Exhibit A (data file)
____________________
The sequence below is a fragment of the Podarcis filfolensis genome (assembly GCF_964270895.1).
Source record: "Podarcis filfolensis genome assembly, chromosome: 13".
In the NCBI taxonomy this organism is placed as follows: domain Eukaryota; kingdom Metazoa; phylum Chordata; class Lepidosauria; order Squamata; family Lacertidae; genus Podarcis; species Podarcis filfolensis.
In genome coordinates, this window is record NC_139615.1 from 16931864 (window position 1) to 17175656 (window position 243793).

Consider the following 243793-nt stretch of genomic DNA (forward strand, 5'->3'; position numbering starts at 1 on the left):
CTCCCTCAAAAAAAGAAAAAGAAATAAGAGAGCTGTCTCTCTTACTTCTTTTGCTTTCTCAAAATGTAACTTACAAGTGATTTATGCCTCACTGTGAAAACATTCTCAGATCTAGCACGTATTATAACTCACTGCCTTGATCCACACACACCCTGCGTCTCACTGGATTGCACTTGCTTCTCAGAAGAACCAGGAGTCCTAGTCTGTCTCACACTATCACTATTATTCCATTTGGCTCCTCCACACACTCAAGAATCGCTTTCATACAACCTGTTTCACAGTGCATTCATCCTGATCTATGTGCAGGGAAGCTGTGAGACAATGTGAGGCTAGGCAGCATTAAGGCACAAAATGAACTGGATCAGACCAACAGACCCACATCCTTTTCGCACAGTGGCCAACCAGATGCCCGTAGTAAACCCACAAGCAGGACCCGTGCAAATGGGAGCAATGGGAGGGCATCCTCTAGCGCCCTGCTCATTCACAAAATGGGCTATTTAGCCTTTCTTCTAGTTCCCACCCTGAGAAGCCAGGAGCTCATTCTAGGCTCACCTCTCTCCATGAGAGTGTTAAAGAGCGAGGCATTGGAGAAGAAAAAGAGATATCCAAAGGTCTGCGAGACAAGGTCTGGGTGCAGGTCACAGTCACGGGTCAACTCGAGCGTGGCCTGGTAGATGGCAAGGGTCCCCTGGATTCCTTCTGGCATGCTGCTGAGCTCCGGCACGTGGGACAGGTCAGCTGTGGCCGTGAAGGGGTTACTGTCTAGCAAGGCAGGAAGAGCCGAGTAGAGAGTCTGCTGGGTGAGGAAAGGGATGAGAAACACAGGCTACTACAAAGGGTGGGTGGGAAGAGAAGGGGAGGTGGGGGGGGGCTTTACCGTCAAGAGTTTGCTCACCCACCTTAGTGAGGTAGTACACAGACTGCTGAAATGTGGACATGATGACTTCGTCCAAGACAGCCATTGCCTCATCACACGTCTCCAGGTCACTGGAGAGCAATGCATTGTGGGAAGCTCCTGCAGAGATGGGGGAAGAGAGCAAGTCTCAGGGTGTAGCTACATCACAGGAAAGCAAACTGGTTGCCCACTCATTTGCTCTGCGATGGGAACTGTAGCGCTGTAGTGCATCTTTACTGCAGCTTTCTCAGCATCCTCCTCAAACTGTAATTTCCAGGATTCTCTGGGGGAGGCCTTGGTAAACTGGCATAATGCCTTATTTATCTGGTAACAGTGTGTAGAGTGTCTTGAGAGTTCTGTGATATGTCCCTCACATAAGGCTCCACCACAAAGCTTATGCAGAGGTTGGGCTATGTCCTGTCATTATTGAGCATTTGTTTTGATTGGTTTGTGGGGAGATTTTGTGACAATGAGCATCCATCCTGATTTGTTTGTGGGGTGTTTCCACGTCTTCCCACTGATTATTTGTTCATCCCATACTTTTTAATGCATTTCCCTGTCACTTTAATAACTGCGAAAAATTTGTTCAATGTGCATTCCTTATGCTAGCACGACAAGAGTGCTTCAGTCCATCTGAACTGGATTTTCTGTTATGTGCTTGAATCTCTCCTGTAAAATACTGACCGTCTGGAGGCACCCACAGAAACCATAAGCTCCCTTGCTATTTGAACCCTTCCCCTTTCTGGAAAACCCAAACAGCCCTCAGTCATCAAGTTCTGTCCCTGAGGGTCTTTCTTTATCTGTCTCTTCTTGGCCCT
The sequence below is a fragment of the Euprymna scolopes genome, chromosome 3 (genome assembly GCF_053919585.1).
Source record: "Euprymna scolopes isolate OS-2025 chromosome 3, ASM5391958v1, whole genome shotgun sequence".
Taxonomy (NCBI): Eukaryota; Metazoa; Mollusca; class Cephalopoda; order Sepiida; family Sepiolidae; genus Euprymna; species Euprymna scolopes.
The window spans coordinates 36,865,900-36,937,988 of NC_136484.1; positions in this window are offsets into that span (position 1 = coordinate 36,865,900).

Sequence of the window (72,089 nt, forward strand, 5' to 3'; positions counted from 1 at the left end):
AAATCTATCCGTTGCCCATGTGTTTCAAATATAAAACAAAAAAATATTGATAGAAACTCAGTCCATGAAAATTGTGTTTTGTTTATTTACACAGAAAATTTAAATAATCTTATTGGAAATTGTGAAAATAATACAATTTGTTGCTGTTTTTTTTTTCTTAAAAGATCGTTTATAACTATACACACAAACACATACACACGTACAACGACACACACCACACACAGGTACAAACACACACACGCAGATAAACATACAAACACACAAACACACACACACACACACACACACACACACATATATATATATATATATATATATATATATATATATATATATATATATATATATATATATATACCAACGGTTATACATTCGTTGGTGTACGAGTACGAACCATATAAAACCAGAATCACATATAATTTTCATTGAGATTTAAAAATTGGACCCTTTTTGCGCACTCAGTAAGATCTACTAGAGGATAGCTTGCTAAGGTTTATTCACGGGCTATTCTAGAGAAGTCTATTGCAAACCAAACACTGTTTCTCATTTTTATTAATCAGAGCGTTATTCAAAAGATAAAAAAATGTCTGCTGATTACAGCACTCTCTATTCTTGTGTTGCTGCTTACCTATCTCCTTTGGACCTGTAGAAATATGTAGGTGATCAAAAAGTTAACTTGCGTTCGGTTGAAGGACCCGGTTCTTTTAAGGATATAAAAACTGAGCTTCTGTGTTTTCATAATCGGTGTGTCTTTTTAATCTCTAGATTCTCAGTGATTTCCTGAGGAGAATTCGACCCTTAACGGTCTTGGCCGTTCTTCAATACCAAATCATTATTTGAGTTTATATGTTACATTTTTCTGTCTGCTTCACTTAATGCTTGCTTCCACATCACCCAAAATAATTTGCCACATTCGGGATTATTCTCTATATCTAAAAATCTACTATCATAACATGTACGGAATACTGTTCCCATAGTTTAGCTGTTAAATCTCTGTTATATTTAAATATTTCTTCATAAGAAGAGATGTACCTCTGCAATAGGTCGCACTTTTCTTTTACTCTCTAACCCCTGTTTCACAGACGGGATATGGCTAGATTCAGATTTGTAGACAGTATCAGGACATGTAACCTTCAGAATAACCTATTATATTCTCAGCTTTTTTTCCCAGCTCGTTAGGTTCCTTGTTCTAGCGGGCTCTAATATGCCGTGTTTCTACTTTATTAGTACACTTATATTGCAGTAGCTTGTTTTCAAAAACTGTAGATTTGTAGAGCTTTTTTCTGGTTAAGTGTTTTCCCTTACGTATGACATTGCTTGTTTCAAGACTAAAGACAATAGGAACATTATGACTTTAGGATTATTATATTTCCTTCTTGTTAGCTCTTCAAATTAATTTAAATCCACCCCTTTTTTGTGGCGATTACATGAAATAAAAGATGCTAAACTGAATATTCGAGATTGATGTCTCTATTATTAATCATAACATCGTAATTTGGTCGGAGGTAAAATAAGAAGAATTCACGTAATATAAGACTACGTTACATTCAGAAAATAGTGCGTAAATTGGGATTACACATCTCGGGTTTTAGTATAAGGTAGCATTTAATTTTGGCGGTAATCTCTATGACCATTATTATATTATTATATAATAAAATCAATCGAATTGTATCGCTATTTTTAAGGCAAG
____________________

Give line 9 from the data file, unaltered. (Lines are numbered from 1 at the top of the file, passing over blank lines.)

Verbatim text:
Taxonomy (NCBI): Eukaryota; Metazoa; Mollusca; class Cephalopoda; order Sepiida; family Sepiolidae; genus Euprymna; species Euprymna scolopes.